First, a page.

Our tendency to cling to our beliefs may feel better than the alternative, but that doesn’t mean it’s in our best interest. Our primary self-defense tactic is to remove the threat and avoid anything that might challenge our worldview, which is how so many of us end up living in a feedback loop, surrounded by people who share the same opinions. The effect is only exacerbated by our reliance on social media.

“The world is an information minefield right now,” Kaplan says. We also need to think carefully about which beliefs we allow into that protected inner circle, he adds. “It makes sense to share beliefs and values with people, and it makes sense to defend those beliefs. But to have beliefs that are epistemological — that things are true or false about the world — and be unwilling to hear otherwise could be very dangerous.”

As for all the other little beliefs tucked away in your head, Zak says, you don’t necessarily need to interrogate everything. “Praying the plane lands safely probably doesn’t change anything, but what’s the harm?” he says. “If holding on to the hope that winning the lottery is the solution brings you comfort, why not?”

“If you don’t have some beliefs, you just can’t get through the world,” Zak says. “These rituals and beliefs are really reinforcing, they’re really nice, and there’s something beautiful and distinctly human about them.”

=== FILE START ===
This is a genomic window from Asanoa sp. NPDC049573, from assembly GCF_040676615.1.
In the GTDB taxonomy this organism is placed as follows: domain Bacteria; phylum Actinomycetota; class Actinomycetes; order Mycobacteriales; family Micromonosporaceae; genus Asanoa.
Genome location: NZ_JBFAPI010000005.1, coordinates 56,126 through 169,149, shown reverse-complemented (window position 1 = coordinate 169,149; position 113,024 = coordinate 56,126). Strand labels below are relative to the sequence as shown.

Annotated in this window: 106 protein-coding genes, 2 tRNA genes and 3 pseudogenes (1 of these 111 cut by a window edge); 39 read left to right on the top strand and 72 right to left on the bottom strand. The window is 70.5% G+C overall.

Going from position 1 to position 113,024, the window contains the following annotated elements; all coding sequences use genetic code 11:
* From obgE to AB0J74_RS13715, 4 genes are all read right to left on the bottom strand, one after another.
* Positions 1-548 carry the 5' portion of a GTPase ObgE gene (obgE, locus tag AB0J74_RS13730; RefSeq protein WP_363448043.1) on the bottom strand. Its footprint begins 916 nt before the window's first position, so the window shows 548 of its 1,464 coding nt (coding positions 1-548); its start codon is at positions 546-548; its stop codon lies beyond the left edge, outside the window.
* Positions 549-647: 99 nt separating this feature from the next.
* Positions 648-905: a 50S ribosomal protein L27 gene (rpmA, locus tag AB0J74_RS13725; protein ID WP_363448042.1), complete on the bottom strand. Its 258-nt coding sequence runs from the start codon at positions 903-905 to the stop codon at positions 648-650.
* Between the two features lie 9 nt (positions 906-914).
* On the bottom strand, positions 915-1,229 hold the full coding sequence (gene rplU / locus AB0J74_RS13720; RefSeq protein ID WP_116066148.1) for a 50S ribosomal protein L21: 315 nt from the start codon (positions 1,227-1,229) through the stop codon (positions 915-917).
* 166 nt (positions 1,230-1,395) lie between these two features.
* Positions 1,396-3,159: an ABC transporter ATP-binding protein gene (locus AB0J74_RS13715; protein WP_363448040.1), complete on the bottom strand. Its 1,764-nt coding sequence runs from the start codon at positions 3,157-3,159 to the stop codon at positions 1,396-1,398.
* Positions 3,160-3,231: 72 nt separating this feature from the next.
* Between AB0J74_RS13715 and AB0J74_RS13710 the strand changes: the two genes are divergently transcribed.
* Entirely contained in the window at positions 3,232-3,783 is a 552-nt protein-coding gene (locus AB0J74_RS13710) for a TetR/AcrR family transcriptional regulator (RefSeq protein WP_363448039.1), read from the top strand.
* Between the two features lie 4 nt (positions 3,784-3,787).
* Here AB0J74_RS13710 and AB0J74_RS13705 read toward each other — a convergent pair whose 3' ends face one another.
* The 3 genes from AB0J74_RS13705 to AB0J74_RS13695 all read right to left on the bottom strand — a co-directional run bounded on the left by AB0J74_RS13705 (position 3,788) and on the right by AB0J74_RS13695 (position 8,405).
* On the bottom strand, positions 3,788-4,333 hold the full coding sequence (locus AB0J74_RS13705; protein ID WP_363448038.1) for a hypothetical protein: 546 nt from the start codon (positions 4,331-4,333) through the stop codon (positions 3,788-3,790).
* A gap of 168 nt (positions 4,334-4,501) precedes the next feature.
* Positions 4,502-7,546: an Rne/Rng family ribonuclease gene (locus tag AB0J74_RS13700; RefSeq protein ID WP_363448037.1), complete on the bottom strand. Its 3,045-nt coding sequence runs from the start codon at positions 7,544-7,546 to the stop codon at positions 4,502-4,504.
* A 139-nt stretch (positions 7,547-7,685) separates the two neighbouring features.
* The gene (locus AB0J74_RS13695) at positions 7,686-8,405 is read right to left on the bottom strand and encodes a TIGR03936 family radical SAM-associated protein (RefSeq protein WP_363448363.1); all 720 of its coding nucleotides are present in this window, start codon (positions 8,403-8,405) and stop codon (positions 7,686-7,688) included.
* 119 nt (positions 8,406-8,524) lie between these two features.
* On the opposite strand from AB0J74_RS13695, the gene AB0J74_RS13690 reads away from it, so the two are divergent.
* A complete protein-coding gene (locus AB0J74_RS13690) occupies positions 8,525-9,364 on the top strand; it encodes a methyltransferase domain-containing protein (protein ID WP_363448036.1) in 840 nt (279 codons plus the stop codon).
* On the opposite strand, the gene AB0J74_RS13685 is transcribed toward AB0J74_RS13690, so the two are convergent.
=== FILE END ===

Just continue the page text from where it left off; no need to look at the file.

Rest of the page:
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Anger and Its Aftermath

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Are you angry right now? If not, when was the last time you felt angry? How did you get angry? My guess is something happened to which you take exception. Someone or something – God, nature, someone you know, a stranger – did something which made you angry. If you can set aside your anger for a moment and think about it rather than indulging it, you will begin to realize that it is not the result of what happened or who did it. It is the result of what you tell yourself about what happened.